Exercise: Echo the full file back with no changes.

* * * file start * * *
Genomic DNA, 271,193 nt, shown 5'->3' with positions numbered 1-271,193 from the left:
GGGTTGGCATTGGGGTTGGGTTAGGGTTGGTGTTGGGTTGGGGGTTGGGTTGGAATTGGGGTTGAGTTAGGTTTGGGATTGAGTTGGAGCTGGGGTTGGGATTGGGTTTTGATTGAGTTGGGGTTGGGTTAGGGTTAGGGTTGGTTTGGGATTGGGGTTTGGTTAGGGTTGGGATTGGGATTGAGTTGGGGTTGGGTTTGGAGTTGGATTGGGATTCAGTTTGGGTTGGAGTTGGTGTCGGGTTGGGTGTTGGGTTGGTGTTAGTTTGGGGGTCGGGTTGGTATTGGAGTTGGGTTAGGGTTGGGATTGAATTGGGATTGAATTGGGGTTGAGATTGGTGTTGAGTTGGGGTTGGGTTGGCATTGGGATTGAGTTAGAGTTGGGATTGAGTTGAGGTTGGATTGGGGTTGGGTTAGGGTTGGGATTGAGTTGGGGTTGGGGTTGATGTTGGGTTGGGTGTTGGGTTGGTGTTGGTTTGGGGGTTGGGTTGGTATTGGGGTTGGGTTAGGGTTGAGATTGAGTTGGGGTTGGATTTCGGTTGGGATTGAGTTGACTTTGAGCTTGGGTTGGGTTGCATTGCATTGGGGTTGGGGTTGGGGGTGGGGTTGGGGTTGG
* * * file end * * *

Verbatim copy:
Genomic DNA, 271,193 nt, shown 5'->3' with positions numbered 1-271,193 from the left:
GGGTTGGCATTGGGGTTGGGTTAGGGTTGGTGTTGGGTTGGGGGTTGGGTTGGAATTGGGGTTGAGTTAGGTTTGGGATTGAGTTGGAGCTGGGGTTGGGATTGGGTTTTGATTGAGTTGGGGTTGGGTTAGGGTTAGGGTTGGTTTGGGATTGGGGTTTGGTTAGGGTTGGGATTGGGATTGAGTTGGGGTTGGGTTTGGAGTTGGATTGGGATTCAGTTTGGGTTGGAGTTGGTGTCGGGTTGGGTGTTGGGTTGGTGTTAGTTTGGGGGTCGGGTTGGTATTGGAGTTGGGTTAGGGTTGGGATTGAATTGGGATTGAATTGGGGTTGAGATTGGTGTTGAGTTGGGGTTGGGTTGGCATTGGGATTGAGTTAGAGTTGGGATTGAGTTGAGGTTGGATTGGGGTTGGGTTAGGGTTGGGATTGAGTTGGGGTTGGGGTTGATGTTGGGTTGGGTGTTGGGTTGGTGTTGGTTTGGGGGTTGGGTTGGTATTGGGGTTGGGTTAGGGTTGAGATTGAGTTGGGGTTGGATTTCGGTTGGGATTGAGTTGACTTTGAGCTTGGGTTGGGTTGCATTGCATTGGGGTTGGGGTTGGGGGTGGGGTTGGGGTTGG